Can you live for a day without consuming fossil fuels? It might take a few moments to think that satisfying one of our most basic needs – thirst for water – is leaving a massive carbon footprint and our fossil fuel addiction is impacting our thirst.
Bottled Water Concerns
Think about the things in your life that need WATER to create them. Check out this Treehugger article for a list of common items and how much water is consumed. This is one of the most startling facts:
It takes 1.85 GALLONS of water to make a 16 oz plastic bottle to hold water.
That water used to make the bottle isn’t coming back and our recycling of plastic bottles is only around 23%. Sadly where those bottles for recycling goes (India) and the process used is a problem as well, as this video from the Story of Stuff series shows. PET (PolyEthylene Terephthalate) plastic bottles can be recycled and not all water bottles are made from PET. The EPA says 31% of PET bottles were recycled in 2012 within the US. Warning: Leaving water bottles in hot areas or sitting for long periods of time allows chemical interactions with the water within. Antimony found in PET plastic can cause dizziness and depression; in larger doses it can cause nausea, vomiting and death. 
Communities have experienced corporate extraction of water for a long time. We have entered an age where surface water on Earth can’t be drank without filtration, and ground water becomes tainted as well through oil and gas exploration.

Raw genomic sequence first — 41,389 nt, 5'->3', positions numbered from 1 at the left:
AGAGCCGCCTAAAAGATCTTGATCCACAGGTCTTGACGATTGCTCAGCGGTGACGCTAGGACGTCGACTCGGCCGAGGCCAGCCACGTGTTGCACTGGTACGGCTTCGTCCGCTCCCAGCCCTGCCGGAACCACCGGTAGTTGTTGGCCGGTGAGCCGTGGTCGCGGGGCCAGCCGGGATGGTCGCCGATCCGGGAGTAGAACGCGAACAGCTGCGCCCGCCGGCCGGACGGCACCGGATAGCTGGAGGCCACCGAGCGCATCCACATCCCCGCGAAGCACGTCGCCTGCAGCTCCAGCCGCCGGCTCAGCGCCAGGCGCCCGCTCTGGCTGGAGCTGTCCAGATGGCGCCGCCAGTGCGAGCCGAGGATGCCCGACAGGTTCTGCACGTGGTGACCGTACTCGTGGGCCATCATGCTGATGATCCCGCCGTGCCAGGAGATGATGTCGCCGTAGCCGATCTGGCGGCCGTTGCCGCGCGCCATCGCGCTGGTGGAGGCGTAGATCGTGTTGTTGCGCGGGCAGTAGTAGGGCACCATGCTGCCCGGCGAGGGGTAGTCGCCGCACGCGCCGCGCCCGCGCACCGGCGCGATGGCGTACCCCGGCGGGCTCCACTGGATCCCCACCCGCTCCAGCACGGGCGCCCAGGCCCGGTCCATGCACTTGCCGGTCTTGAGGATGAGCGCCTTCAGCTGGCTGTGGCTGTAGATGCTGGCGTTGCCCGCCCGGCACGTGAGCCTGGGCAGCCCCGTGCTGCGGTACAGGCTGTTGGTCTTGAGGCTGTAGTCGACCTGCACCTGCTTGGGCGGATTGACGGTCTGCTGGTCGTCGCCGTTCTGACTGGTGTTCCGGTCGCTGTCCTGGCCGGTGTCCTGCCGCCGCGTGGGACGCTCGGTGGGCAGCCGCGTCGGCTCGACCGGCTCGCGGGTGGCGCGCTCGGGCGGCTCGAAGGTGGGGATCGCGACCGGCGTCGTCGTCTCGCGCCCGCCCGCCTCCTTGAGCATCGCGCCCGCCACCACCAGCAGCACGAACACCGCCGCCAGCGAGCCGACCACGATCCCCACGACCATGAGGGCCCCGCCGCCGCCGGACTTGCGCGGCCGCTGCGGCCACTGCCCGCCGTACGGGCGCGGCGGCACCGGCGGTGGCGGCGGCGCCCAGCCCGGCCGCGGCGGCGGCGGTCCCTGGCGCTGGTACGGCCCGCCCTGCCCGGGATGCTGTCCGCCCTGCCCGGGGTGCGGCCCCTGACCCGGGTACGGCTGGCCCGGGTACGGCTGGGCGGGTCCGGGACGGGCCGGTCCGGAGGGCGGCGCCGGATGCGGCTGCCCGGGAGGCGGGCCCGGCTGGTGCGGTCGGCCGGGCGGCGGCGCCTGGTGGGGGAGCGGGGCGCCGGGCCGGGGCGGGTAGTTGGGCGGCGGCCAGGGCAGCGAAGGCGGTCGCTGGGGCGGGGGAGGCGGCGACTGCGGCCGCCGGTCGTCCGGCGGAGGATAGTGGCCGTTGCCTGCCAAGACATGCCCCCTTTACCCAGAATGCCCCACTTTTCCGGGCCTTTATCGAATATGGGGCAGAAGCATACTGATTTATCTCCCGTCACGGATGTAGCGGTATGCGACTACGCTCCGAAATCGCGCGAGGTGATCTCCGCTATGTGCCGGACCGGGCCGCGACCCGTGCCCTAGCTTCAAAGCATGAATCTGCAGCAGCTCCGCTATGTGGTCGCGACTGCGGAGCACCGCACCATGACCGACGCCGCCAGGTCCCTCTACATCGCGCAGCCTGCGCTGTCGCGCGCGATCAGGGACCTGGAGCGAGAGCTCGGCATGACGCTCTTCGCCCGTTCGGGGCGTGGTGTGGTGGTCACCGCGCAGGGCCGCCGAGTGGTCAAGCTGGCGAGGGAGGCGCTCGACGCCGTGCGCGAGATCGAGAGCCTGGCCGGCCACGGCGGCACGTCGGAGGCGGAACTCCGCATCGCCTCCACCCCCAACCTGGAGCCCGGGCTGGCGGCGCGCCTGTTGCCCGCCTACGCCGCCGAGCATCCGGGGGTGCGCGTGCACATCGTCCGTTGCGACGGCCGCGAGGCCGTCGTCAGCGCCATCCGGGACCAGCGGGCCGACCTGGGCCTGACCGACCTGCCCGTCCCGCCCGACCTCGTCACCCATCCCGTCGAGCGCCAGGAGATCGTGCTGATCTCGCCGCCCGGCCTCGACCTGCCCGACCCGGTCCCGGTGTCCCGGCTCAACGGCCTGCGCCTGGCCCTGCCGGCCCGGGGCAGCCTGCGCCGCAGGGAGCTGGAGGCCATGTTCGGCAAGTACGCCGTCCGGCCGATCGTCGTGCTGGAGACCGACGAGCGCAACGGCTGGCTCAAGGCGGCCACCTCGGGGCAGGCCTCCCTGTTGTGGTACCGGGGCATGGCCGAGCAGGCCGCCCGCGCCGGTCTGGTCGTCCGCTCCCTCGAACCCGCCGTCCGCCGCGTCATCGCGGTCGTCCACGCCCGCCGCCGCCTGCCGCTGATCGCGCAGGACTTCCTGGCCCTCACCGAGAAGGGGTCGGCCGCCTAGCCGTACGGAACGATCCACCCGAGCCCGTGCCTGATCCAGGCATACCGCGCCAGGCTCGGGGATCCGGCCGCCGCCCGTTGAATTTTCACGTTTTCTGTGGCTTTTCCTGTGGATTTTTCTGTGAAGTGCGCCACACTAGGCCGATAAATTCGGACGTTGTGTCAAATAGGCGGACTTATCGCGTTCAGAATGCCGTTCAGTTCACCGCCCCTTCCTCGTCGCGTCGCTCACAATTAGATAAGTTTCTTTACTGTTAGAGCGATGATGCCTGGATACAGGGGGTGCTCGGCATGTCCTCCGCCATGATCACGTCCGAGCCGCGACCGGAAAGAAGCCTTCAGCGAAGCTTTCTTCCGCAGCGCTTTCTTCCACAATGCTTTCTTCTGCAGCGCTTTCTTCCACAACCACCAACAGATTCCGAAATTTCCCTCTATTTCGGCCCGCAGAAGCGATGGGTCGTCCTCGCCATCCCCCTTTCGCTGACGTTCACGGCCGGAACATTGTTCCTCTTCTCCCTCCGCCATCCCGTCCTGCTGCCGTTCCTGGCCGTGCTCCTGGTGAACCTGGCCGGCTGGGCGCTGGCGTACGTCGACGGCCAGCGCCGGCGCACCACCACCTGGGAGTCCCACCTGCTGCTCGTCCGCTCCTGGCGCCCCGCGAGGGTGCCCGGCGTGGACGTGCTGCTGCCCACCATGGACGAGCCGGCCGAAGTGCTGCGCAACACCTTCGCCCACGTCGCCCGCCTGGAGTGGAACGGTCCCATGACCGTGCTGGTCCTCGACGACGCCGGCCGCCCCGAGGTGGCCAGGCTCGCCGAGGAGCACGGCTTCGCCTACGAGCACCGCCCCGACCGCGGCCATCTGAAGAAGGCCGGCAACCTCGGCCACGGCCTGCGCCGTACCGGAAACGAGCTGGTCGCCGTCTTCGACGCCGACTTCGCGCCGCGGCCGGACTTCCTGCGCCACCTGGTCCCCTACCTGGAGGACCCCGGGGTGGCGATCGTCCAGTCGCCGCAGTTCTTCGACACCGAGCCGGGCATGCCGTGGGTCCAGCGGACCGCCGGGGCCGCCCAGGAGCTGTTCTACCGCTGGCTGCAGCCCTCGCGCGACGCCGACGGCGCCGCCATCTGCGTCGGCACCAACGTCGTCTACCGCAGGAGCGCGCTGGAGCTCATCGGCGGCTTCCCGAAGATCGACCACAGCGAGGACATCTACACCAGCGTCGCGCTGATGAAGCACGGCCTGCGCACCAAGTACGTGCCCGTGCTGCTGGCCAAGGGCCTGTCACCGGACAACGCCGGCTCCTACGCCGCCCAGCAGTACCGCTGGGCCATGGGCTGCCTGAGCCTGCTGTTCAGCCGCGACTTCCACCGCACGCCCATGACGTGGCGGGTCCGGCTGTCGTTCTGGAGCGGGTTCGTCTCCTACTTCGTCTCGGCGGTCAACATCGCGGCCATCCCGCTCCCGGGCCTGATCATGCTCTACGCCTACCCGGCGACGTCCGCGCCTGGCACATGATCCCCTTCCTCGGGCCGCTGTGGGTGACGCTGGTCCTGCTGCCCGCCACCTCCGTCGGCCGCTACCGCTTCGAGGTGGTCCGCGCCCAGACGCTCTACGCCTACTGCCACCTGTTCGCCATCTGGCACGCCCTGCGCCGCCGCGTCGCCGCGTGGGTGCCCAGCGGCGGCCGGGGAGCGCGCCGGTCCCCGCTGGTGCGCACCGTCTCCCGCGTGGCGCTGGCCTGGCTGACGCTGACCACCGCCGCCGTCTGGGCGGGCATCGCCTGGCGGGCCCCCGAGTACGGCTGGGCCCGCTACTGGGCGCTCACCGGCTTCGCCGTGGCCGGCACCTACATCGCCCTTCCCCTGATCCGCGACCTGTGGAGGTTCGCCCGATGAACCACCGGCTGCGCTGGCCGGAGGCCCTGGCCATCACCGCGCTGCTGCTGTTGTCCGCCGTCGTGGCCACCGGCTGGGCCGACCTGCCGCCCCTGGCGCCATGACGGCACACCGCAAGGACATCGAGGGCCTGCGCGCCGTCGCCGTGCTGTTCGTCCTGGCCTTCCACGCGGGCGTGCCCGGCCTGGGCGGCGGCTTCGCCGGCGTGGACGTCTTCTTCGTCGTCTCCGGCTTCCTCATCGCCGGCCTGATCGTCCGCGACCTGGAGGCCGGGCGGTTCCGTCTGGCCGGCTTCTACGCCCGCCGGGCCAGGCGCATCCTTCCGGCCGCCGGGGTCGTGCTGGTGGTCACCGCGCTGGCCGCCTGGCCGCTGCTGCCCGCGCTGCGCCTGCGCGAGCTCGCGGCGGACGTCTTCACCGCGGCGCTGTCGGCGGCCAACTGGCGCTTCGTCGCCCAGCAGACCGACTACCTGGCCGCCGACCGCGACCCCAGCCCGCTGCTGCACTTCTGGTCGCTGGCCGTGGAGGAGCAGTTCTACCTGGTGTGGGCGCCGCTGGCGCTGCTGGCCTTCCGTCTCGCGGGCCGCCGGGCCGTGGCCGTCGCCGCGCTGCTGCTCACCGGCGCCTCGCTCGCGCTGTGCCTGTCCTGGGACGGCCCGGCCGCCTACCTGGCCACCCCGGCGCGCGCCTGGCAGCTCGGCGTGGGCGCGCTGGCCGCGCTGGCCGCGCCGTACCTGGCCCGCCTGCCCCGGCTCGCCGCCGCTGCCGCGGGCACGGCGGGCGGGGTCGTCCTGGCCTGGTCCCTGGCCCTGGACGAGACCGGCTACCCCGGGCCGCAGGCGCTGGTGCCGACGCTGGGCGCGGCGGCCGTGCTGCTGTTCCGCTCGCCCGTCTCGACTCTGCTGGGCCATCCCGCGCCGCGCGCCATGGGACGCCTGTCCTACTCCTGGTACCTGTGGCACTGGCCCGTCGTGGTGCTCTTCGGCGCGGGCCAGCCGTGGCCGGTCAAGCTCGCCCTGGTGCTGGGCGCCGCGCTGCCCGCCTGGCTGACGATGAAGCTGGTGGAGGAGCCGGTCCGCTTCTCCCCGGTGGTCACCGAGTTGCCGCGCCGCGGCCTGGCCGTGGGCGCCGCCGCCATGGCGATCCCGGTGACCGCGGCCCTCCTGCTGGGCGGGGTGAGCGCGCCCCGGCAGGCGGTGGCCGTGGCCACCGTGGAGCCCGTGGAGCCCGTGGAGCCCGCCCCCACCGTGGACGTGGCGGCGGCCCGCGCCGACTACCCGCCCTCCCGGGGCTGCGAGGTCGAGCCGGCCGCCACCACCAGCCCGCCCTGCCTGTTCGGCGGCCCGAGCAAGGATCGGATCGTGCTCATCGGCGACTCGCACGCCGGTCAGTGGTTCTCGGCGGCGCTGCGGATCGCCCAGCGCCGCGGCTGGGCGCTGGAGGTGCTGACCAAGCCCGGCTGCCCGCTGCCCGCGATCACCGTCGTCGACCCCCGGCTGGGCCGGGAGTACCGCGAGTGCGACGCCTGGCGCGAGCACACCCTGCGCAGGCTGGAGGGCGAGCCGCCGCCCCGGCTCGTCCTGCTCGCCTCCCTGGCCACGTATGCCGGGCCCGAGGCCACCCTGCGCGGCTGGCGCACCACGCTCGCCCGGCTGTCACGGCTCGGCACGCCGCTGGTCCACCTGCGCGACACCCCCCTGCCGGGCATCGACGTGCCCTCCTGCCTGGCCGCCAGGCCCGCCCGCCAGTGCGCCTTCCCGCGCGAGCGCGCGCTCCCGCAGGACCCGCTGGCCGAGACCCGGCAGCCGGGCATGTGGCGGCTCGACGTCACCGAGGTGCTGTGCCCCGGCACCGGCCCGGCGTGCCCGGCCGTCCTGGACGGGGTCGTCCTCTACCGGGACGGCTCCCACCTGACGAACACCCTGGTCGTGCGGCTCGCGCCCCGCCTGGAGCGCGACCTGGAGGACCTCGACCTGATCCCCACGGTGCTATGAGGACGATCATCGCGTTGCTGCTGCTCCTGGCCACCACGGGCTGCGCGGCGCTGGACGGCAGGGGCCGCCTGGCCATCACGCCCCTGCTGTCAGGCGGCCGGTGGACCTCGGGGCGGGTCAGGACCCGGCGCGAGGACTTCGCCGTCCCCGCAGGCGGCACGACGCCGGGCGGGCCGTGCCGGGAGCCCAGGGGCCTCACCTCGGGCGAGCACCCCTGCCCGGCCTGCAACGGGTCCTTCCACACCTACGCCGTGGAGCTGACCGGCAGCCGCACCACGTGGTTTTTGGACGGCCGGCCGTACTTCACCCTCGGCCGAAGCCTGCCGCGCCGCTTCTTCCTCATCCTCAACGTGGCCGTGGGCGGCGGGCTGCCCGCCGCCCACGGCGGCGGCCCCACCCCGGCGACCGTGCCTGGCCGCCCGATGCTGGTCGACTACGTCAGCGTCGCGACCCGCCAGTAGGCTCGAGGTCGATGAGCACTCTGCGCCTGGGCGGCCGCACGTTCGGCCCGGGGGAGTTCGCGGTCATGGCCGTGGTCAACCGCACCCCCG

The quest to extract fossil fuels for refining into fuels is using 4-8 million cubic meters of fresh water daily in the United States alone. This water goes through a process which renders it unfit for consumption.
As fossil fuels encroach on available water, there is also dramatically increasing extraction of drinking water by corporations, Nestlé and Coca-Cola being the largest, using various brand names. This water gets packaged in plastic bottles and sold to the public whom have been conditioned to believe this is the preferred mode of getting drinking water.
Water is more valuable than gold, it satisfies a human need. The world’s elite know this and continue to drive its value up through fossil fuel addiction and privatization of water when possible.
Wage Love With Knowledge
Detroit recently lost a very loved warrior in the fight for food and water justice – Charity Hicks, mysteriously killed by complications from a hit-and-run accident   while visiting New York to speak at a conference. Community Food & Justice Coalition lists Charity as a person making a difference. She asked us to #WageLove and part of doing that is to know the systems that continue to oppress the people and the planet.